Ayuntamiento de Palencia

History

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Imagen Canvas by German Calvo

Allegory of Palencia

Just above the main staircase in the City Hall there is a large canvas by the local painter Germán Calvo depicting the history and traditions of Palencia (download pdf)

Origins

Scholars don’t agree about the origin of the word Pallantia, which is the name Palencia had before Roman times. Some think it derives from the Celtic word pala, which means plain. Others see a Greek origin, from the goddess Pallas, and a third theory suggest that it might have a Basque root, meaning large fertile lowland.

Pallantia was the most important town of the Vaccaei, a Celtic people who settled down in these lands north of the river Duero, although very little is known about their culture or traditions.

Roman occupation

Imagen Tiled floor in La OlmedaThe city was starved into submission by the Romans in the 2nd century BC and incorporated into the province of Hispania Tarraconensis, in the jurisdiction of Colonia Clunia Sulpicia (modern Clunia). Although the little Roman garrison became a busy town, it was not as important as other Roman settlements in the surrounding territory. Archeologists have uncovered the remains of Roman villas in La Olmeda and in Quintanilla de la Cueza, where the fragments of mosaic tiled floors are absolutely superb.

Invasions

Imagen coin of visigothic originAccording to the 5th-century Galician chronicler Idatius, the city of Palencia was destroyed in the year 457 AD, during the Visigothic wars against the Suevi.

The invasion of the Iberian Peninsula by Moorish troops in 711 brought about the depopulation of Palencia. Its inhabitants fled the city and sought refuge in the mountains up north. The Moors never seemed to be very interested in this land either so most of the Spanish northern plateau became a sort of no man's land.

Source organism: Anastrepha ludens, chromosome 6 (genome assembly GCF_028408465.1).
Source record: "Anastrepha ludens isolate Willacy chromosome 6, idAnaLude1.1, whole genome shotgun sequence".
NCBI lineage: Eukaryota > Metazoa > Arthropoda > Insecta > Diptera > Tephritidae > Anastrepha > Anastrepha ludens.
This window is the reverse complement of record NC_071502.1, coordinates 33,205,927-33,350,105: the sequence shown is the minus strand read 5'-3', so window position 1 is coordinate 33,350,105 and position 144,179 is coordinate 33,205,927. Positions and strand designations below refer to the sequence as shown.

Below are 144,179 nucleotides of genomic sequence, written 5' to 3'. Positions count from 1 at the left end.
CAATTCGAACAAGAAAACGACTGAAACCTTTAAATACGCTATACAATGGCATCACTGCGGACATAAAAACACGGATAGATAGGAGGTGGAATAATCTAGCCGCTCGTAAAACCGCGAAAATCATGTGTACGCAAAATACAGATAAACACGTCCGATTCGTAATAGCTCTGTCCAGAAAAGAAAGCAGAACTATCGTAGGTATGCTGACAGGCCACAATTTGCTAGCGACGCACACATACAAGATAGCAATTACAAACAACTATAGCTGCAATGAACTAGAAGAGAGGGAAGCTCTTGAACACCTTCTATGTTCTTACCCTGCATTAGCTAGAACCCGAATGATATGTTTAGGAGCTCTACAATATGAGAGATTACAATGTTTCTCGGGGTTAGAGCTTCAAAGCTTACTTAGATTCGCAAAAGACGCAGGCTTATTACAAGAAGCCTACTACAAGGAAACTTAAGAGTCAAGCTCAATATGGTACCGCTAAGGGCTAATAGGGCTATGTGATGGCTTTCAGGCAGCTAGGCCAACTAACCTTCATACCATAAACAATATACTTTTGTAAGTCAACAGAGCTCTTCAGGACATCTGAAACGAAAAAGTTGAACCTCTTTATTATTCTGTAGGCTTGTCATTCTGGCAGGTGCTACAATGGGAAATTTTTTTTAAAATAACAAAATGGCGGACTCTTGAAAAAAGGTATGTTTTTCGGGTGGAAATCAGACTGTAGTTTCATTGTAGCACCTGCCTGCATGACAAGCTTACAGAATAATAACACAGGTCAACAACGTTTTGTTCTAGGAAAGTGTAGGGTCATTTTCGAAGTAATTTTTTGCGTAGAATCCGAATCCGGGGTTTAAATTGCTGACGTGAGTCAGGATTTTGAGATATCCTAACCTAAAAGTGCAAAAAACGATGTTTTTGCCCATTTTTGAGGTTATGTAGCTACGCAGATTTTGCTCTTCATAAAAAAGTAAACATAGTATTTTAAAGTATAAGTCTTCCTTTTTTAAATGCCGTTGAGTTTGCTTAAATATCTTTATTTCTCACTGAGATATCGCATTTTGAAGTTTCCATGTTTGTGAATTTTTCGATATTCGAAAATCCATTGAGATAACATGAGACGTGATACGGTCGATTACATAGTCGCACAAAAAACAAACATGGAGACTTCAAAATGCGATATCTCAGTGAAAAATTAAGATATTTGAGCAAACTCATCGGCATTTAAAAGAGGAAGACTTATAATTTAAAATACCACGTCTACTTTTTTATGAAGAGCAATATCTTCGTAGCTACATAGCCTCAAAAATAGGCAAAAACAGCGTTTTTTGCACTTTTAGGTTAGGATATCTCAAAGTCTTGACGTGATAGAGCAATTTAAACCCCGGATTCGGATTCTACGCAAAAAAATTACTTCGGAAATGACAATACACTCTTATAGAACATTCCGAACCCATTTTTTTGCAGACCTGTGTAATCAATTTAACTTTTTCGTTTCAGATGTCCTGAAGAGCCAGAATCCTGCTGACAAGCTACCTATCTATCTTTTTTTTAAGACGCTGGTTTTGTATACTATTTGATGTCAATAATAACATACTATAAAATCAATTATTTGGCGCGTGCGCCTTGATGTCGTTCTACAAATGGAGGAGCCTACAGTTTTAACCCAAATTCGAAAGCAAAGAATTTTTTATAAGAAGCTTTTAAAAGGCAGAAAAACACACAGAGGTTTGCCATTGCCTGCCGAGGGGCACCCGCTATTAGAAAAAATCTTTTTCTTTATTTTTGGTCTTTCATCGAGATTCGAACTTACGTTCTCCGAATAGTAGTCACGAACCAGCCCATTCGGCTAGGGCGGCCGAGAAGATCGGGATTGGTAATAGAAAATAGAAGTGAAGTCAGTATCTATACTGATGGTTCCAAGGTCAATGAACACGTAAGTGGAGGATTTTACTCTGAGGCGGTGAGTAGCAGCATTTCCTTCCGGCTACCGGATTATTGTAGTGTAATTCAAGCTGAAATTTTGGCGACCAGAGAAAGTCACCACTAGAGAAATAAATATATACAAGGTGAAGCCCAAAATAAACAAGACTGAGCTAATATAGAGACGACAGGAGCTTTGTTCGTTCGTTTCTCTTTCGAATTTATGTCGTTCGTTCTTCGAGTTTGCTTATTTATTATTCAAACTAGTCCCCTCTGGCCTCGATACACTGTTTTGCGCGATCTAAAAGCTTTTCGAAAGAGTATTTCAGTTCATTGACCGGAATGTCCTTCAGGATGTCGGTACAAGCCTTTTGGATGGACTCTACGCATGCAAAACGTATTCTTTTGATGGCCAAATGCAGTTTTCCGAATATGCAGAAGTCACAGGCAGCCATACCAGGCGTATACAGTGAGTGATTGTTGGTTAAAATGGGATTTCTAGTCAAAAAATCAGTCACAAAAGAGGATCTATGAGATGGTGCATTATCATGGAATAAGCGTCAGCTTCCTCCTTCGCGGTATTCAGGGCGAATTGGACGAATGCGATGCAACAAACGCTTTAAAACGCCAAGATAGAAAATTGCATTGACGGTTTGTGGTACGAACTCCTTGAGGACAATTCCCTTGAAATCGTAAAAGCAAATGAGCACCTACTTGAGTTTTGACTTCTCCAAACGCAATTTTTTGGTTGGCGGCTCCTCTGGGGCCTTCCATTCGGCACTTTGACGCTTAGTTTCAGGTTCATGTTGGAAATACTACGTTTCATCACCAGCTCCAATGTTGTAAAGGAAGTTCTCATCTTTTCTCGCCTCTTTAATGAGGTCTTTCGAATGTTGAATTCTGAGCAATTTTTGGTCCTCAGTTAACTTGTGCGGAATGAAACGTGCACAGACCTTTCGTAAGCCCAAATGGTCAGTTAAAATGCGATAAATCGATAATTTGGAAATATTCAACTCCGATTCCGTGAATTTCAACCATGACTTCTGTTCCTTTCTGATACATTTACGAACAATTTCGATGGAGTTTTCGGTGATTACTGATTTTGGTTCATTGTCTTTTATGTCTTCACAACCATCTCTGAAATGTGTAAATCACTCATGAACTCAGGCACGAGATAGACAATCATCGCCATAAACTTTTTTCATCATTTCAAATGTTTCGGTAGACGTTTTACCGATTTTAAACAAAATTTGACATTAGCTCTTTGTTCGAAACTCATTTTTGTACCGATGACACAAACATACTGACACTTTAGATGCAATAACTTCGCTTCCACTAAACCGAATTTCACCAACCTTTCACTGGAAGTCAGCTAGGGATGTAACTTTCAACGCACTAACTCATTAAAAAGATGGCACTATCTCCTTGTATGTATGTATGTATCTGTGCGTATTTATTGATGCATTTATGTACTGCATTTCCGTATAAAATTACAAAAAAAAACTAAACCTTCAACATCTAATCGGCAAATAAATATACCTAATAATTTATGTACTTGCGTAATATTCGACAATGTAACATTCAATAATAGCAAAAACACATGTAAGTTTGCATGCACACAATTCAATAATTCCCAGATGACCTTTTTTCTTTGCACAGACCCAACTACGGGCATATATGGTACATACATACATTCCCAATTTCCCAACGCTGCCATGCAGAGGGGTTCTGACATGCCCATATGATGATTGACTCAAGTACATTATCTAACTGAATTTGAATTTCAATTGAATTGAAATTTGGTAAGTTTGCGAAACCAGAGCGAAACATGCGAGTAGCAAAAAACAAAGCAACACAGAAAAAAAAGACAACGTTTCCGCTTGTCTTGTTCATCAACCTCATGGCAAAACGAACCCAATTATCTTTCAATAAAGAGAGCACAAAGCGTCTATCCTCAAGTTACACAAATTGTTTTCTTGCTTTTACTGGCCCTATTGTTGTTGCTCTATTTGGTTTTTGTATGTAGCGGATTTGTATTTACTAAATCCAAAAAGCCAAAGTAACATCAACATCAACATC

In the 8th Century the Reconquista (reconquest) started in the christian kingdom of Asturias and a process of gradual repopulation  began. Now and then, the Muslims would launch raids against the christian settlements and thus, in the year 1000, an army led by Almanzor sacked the city. Finally, Sancho III of Navarre rebuilt the city and reestablished the diocese in 1035. From that moment on Palencia, unlike most other towns, was ruled by the Bishop instead of a noble man.

A Queen of France, the first University of Spain, and a new Cathedral

During the reign of Alphonse VIII (1158-1214), being Tello Téllez de Meneses Bishop of Palencia, the city reached its heyday. Palencia is also the birthplace of Blanche of Castile (1188), daughter of the King and Eleonor of Plantagenet, who became later Queen of France as a result of her marriage with Louis VII. Numerous privileges were awarded to the city. Among these, the first free City Council was chartered and in 1212 the Studium Generale (General Studies) were established. This became the origin of the first University in Spain and the transformation of Palencia into an outstanding cultural settlement.

Imagen Cathedral of Palencia (inside)

In 1219 a new, Romanesque cathedral, precursor of the current one, was consecrated. Several convents were founded at that time as well, such as San Pablo, following a a personal request of Saint Dominic, and a Franciscan one.

The first Prince of Asturias